The Migdalit and Zaak Antiquities
At the Migdalit site, there is a cave dwelling from the Byzantine Period, which contains foundations of buildings, caves, a cistern and stones that were brought there for secondary use. The cave served as a permanent dwelling or a temporary dwelling during the grazing season. The cave complex is divided into places for human dwelling, animal dwelling and storage of tools and supplies. The site has a courtyard surrounded by a stone fence, where the herds were gathered and where other domestic chores were done, such as baking and laundering. The site also has a plastered pit for storing rainwater.
Visitors in the area have two options. One is to go from Nahal Shikma back to Highway 325 (Shoket Junction – Lehavim Junction) and end the excursion at the Lahav Forest lookout tower and the Joe Alon Center for Bedouin Culture. Another is to continue on the Devira Forest road another for 3km eastward to the Zaak Antiquities (preferably in an ATV). In the winter, when the anemones and the bee orchids are in bloom, it is recommended to continue along the road to the Zaak Antiquities until the Kenaz Well and Nahal Shomriya.
On the way to the Zaak ruins, along the roadside, there are new trees in protective sleeves such as olive, carob, jujube, terebinth, eucalyptus, pine and acacia, which were planted by KKL-JNF using the savannization method. There are many butterflies in the area, according to season, which are attracted to the acacia trees. Zaak is an ancient site from many periods and contains remnants from different eras, from the middle Bronze Age (4,000 years go) to the late Arab Period. There is a secret tunnel at the site and a winepress inside the cave.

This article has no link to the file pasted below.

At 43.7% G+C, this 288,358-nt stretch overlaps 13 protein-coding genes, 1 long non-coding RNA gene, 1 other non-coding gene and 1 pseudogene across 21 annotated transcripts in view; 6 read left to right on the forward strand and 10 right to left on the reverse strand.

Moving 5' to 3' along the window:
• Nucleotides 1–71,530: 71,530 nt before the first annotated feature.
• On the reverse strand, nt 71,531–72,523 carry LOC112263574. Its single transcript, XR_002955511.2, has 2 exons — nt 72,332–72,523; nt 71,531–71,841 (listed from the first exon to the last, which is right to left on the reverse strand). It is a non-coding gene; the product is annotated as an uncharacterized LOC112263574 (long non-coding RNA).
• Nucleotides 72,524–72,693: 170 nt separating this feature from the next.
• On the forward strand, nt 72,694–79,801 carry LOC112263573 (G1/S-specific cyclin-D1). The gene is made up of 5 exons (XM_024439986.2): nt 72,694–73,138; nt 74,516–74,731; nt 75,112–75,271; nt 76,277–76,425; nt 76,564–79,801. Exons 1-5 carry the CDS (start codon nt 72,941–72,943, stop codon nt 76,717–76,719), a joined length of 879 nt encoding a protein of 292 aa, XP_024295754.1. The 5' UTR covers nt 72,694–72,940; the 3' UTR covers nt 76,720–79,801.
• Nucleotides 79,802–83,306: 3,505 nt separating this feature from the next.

Entrance to the site is free but must be arranged in advance. This place is suitable for families with children. After a visit to the Zaak Antiquities, one may continue to the adjacent Lahav Forest and enjoy the great view from the Foresters Watchtower, or have a picnic in one of the many recreation areas in the forest.
Nahal Shikma Scenic Road
Nahal Shikma is one of the largest streambeds of the coastal plain. It starts near Kibbutz Lahav and descends from there in a moderate channel toward the northwest, passes near Kibbutz Dvir and proceeds to the coastal plain. The watercourse continues northwest parallel to the Tel Aviv – Beersheba railroad. It crosses Highway 40 and passes through a nature reserve that has springs, lush vegetation and archeological sites.
Like other rivers in Israel, it is characterized by an irregular flow that appears with the winter rainfall. Its name is derived from the abundance of sycamore trees on its banks. In the early 1980s, when the streambed was restored, KKL-JNF planted a variety of trees on its banks, including eucalyptus, date palm, terebinth, jujube and carob, all which provide an ecological corridor for diverse wildlife and many birds typical to regions between the desert and the Mediterranean Sea.
The beauty of the area changes with the seasons. In the winter, there are green fields where clover, grain, legumes and wheat are cultivated, and in the summer, there is a lot of yellow. One can cycle along the length of the stream bank or drive along it by car, preferably an ATV. The Teva Recreation Area is at the eastern end of Nahal Shikma.
Devira Forest. Photo: KKL-JNF Archive.